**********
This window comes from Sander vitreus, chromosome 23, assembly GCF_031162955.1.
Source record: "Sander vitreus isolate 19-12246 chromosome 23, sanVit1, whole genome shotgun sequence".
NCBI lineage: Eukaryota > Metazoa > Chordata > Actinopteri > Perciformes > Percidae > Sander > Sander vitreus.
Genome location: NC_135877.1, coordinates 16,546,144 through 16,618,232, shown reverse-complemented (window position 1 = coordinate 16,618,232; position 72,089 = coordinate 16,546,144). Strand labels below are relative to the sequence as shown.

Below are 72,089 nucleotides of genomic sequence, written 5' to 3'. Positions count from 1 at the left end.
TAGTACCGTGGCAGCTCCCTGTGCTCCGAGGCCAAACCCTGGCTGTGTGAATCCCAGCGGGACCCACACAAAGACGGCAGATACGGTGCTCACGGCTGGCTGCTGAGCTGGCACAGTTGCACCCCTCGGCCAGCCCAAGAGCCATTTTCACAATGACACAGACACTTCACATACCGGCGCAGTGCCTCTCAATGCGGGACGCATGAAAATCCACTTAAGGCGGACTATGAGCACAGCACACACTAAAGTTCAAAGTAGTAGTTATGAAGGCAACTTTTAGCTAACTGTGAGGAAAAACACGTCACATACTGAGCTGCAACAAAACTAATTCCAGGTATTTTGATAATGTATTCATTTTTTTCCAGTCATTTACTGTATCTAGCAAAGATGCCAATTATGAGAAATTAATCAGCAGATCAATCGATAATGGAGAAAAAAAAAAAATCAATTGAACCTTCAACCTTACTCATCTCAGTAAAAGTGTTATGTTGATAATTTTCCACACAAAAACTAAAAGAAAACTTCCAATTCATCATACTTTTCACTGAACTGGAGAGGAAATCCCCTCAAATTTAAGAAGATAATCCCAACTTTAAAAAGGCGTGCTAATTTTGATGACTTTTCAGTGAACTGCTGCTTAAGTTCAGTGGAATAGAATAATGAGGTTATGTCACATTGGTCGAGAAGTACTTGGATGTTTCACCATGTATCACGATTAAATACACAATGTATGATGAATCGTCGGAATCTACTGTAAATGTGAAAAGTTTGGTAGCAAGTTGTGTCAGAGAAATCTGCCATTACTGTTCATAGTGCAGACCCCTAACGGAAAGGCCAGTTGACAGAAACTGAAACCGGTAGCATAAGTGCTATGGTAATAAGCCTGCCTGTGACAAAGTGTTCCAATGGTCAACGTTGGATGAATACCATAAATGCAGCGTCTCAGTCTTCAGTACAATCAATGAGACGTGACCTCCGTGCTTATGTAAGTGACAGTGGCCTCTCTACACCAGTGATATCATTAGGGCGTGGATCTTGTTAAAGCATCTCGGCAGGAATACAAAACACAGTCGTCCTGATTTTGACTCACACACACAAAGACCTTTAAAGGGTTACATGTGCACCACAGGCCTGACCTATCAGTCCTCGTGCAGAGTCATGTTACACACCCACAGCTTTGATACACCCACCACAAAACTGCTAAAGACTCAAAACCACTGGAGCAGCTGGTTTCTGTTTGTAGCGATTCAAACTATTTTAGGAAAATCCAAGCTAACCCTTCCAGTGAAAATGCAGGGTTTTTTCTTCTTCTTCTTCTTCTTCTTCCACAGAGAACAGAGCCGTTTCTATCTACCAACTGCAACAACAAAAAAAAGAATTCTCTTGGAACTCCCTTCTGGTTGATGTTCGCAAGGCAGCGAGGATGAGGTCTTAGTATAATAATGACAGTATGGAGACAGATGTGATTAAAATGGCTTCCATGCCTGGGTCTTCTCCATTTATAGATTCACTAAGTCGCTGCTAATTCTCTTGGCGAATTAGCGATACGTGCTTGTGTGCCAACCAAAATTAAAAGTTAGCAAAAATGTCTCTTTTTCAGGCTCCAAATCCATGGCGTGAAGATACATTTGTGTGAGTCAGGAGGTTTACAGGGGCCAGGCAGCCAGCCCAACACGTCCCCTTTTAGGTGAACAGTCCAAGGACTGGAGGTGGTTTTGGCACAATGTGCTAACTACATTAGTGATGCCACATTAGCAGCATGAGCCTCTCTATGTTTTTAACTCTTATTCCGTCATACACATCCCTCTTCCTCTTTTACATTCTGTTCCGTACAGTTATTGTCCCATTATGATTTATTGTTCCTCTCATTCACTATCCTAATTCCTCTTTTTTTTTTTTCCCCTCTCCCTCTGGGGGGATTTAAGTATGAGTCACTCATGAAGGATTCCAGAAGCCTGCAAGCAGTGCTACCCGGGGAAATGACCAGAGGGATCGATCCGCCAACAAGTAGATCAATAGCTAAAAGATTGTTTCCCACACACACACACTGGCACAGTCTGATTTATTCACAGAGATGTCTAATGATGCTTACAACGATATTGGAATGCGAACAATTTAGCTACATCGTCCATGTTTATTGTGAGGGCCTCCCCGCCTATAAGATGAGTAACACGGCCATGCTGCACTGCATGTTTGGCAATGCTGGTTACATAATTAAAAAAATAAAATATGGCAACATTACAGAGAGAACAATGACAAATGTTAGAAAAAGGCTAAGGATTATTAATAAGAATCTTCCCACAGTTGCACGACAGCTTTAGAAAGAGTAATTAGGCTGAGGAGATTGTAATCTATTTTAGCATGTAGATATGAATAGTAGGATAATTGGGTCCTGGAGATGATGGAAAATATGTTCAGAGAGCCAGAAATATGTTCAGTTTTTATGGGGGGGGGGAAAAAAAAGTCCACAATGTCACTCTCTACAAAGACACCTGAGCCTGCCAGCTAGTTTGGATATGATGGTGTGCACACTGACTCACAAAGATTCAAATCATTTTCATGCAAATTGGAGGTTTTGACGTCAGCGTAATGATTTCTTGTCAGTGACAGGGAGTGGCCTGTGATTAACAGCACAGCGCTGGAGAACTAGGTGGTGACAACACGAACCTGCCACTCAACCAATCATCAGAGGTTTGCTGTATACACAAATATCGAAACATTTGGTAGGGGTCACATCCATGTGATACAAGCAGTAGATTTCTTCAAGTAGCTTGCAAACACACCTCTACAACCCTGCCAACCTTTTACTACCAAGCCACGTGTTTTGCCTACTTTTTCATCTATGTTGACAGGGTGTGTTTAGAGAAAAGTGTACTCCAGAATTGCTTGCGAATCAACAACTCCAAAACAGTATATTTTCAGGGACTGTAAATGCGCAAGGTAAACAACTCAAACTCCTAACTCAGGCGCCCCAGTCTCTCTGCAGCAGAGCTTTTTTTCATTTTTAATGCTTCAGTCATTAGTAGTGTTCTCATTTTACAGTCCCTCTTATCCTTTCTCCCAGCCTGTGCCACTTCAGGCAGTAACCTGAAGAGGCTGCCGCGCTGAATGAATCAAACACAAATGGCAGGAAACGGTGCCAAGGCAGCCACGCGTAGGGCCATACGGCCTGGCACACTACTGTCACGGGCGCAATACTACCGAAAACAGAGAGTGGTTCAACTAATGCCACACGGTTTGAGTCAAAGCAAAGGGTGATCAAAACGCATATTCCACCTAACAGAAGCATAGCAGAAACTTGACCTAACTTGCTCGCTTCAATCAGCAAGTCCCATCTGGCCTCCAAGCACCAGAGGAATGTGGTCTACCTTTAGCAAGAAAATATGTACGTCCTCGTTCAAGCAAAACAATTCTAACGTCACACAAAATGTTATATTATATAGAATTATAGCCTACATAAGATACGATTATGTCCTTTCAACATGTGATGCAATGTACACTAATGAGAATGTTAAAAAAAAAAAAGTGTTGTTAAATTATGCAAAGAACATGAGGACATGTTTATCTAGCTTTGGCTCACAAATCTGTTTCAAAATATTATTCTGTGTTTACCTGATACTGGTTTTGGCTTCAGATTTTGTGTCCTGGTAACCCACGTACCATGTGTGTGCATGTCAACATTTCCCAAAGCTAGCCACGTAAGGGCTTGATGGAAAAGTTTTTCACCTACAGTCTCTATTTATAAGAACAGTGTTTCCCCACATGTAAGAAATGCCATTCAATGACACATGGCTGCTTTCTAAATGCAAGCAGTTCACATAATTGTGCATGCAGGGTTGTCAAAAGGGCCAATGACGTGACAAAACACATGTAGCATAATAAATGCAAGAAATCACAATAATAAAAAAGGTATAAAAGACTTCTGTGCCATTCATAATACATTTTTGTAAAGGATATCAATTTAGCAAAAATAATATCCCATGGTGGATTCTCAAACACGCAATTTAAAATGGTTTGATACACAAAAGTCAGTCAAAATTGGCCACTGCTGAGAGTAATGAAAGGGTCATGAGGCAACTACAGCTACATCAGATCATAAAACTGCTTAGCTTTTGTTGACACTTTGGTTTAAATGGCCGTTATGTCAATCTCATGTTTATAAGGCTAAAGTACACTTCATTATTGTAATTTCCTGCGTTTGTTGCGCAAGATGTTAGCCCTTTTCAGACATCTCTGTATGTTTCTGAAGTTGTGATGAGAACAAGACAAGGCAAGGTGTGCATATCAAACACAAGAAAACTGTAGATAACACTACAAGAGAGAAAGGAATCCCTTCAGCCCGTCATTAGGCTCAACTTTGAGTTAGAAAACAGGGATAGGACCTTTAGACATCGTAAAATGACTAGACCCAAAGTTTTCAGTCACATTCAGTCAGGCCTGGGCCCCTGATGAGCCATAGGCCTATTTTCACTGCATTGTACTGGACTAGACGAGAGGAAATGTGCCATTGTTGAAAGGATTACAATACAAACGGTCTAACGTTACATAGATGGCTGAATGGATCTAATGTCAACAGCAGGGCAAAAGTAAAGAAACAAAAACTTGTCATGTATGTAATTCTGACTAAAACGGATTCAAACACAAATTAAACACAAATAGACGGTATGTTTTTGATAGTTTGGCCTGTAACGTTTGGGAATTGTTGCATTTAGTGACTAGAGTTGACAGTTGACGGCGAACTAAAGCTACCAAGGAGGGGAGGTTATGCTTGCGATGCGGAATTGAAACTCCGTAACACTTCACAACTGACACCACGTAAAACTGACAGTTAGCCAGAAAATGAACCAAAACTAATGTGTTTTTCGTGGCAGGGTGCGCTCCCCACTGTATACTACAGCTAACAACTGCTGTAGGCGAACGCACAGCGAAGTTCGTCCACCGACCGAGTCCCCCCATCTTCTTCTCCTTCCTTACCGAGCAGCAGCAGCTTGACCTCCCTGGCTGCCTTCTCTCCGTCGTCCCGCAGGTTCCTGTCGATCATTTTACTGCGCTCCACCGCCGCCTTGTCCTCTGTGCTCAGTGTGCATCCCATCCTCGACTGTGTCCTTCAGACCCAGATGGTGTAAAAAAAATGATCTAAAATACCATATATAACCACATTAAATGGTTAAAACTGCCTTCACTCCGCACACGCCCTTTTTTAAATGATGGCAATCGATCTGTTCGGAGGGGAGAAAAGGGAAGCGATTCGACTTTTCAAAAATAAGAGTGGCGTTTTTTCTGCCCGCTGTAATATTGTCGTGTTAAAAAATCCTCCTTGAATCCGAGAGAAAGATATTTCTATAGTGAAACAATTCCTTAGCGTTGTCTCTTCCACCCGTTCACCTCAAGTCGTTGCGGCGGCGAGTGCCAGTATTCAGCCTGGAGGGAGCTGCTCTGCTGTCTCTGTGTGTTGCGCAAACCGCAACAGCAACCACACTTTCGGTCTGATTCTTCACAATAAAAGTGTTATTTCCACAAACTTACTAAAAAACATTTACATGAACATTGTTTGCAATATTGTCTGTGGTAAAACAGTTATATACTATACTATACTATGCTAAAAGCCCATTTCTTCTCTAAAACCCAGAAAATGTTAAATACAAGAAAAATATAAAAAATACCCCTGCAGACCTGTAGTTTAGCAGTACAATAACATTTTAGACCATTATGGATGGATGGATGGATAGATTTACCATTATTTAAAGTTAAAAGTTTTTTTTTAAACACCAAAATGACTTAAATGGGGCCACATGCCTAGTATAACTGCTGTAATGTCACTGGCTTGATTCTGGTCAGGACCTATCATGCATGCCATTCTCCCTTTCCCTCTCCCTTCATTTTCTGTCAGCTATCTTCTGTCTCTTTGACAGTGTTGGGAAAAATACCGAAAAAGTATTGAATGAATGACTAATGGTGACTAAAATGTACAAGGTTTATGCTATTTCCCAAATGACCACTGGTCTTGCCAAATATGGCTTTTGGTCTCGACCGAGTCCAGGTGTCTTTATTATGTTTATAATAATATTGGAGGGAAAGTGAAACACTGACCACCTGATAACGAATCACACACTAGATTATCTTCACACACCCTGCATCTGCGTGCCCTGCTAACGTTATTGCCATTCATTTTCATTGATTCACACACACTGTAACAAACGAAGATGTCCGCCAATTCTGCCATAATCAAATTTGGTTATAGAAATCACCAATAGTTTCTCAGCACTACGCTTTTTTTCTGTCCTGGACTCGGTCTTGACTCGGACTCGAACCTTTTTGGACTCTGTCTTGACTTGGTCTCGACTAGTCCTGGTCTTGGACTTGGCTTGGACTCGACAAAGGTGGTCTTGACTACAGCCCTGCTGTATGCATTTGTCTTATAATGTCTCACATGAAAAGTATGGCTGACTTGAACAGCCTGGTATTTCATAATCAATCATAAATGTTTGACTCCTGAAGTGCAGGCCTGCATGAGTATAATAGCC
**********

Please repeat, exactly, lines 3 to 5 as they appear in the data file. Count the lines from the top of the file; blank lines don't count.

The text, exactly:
NCBI lineage: Eukaryota > Metazoa > Chordata > Actinopteri > Perciformes > Percidae > Sander > Sander vitreus.
Genome location: NC_135877.1, coordinates 16,546,144 through 16,618,232, shown reverse-complemented (window position 1 = coordinate 16,618,232; position 72,089 = coordinate 16,546,144). Strand labels below are relative to the sequence as shown.

Below are 72,089 nucleotides of genomic sequence, written 5' to 3'. Positions count from 1 at the left end.